What the first systematic survey of North Korean refugees tells us about life inside the Hermit Kingdom, and about whether the regime might be ready to fall.
Witness to Transformation: Refugee Insights into North Korea
by Stephan Haggard
and Marcus Noland
Peterson Institute for International
Economics, 256 pp.
Ever since the founding father of North Korea, Kim Il Sung, unexpectedly died of a heart attack in 1994, pundits and policymakers have announced the same news every year: the collapse of the world’s most repressive and recondite government is imminent. In the middle of a famine in 1997, for instance, a CIA panel concluded that the regime of Kim Jong Il would fall within five years. Seven years later, near the Chinese border, an explosion ripped through a train station Jong Il had traveled through just eight hours earlier. Some Korea watchers proclaimed that the blast was an assassination attempt, and a precursor to insurrection. The explosion, it turned out, was caused by a chemical leak.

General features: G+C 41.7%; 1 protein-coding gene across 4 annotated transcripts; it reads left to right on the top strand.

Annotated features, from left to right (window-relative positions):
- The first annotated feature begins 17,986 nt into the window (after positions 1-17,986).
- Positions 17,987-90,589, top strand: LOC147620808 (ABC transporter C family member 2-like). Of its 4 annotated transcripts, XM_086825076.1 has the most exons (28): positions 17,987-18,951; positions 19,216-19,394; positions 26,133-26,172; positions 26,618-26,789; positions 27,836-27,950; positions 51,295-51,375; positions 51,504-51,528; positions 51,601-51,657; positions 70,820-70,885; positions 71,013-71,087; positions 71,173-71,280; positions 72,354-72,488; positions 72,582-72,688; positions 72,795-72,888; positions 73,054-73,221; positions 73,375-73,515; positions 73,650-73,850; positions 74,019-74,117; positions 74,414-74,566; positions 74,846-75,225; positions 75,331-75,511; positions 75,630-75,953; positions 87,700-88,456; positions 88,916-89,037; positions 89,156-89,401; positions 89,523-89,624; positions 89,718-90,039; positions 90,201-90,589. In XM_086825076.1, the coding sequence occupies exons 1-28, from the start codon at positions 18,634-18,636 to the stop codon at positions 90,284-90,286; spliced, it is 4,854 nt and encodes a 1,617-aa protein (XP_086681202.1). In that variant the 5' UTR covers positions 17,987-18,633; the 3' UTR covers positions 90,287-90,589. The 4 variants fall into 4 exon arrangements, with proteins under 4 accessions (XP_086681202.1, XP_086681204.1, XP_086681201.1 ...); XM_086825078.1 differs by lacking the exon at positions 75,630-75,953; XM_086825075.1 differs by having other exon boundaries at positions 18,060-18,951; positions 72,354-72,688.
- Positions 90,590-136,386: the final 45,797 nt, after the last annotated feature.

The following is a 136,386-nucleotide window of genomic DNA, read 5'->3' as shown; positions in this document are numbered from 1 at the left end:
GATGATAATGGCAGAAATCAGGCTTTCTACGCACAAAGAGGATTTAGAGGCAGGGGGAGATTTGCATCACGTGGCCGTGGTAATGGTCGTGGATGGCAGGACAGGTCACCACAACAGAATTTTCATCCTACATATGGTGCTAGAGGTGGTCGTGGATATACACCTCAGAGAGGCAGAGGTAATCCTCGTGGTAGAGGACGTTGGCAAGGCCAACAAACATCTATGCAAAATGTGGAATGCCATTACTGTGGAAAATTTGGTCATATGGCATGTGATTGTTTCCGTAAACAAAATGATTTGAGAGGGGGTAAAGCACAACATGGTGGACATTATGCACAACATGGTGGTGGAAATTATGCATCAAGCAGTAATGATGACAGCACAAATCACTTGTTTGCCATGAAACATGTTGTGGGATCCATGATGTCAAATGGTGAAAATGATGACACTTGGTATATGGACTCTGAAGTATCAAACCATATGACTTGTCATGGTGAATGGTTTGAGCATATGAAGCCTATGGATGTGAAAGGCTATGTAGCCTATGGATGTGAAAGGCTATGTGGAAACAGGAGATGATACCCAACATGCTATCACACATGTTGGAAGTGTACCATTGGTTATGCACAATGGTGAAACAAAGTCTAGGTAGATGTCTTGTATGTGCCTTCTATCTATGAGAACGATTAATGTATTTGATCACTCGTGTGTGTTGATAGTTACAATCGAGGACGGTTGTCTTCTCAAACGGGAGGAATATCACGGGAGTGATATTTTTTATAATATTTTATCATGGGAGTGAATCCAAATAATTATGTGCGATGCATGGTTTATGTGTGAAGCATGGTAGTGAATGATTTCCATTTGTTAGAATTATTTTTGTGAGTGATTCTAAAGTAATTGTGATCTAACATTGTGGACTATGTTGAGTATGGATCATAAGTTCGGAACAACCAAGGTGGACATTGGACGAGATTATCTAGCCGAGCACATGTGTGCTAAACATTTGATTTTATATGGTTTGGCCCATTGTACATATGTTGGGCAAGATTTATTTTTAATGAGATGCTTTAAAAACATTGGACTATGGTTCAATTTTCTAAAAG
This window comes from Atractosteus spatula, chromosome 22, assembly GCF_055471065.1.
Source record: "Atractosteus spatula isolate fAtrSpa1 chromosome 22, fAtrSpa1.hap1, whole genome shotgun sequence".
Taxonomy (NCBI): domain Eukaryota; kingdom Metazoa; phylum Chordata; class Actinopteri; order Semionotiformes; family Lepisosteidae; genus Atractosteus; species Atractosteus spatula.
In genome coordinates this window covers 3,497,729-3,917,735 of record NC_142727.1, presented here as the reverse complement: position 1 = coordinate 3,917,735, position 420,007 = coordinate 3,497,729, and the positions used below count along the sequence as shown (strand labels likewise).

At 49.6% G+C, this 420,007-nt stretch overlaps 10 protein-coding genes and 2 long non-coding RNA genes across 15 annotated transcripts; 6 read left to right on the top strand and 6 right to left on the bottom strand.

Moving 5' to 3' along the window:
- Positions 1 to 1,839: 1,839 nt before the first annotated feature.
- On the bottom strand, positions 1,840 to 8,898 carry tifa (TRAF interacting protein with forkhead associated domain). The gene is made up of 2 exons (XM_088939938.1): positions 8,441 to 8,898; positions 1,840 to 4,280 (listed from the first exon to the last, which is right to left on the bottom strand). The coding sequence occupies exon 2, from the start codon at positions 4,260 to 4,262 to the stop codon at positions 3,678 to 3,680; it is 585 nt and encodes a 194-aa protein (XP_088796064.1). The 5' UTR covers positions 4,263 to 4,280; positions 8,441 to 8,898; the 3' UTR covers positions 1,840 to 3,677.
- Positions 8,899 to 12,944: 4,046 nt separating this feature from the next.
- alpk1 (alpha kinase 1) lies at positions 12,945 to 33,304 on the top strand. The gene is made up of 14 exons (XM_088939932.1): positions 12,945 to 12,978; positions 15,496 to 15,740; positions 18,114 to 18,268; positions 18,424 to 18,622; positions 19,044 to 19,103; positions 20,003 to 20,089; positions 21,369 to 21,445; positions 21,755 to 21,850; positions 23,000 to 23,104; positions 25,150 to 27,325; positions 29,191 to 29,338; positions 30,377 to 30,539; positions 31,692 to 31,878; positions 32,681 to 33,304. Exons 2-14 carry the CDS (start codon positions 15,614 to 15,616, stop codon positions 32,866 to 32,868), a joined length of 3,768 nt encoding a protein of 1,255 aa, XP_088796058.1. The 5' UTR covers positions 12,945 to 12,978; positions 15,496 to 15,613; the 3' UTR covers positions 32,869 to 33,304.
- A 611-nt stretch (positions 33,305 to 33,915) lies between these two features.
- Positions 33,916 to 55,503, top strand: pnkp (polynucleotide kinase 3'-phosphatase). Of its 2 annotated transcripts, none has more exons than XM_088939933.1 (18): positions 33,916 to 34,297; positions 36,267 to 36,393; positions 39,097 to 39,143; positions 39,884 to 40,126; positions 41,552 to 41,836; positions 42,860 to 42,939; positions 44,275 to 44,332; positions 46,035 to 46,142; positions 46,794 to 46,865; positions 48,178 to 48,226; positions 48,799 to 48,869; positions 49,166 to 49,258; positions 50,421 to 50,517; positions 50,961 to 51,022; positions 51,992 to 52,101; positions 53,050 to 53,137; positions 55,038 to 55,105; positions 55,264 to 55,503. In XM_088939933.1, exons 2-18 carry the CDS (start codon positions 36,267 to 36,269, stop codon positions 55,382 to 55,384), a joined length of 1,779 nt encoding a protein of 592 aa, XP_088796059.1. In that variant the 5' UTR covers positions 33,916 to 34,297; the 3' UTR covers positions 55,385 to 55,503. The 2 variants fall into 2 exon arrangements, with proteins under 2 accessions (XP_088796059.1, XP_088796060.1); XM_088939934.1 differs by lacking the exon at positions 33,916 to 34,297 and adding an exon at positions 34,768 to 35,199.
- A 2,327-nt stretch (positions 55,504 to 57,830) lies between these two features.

Even though the world’s most militarized country has not yet disintegrated, analysts were prudent to warn that the conditions for sudden ruin were in place. In the past two decades, North Koreans have struggled through famine, floods, political prison camps, and a slipshod currency reform. Now they’re faced with an increasingly volatile Kim Jong Il, who, while in poor health, is attempting to prove to North Koreans that his youngest son, Kim Jong Un, will be the country’s next strong and unifying leader. Today, living in an economy that is still in shambles, North Koreans typically have three choices: scurry for goods on the black market, starve, or flee the country.
By most conservative estimates, more than 100,000 North Koreans have chosen the last option, making the perilous trek across the Chinese border and sometimes into Thailand, Vietnam, and Mongolia, where they attempt to enter the safety of South Korean consulates. The lucky ones start new lives south of the border. Their less fortunate compatriots, many of whom wander around China unable to set down roots, are sent home by Chinese police to face torture, imprisonment, and worse.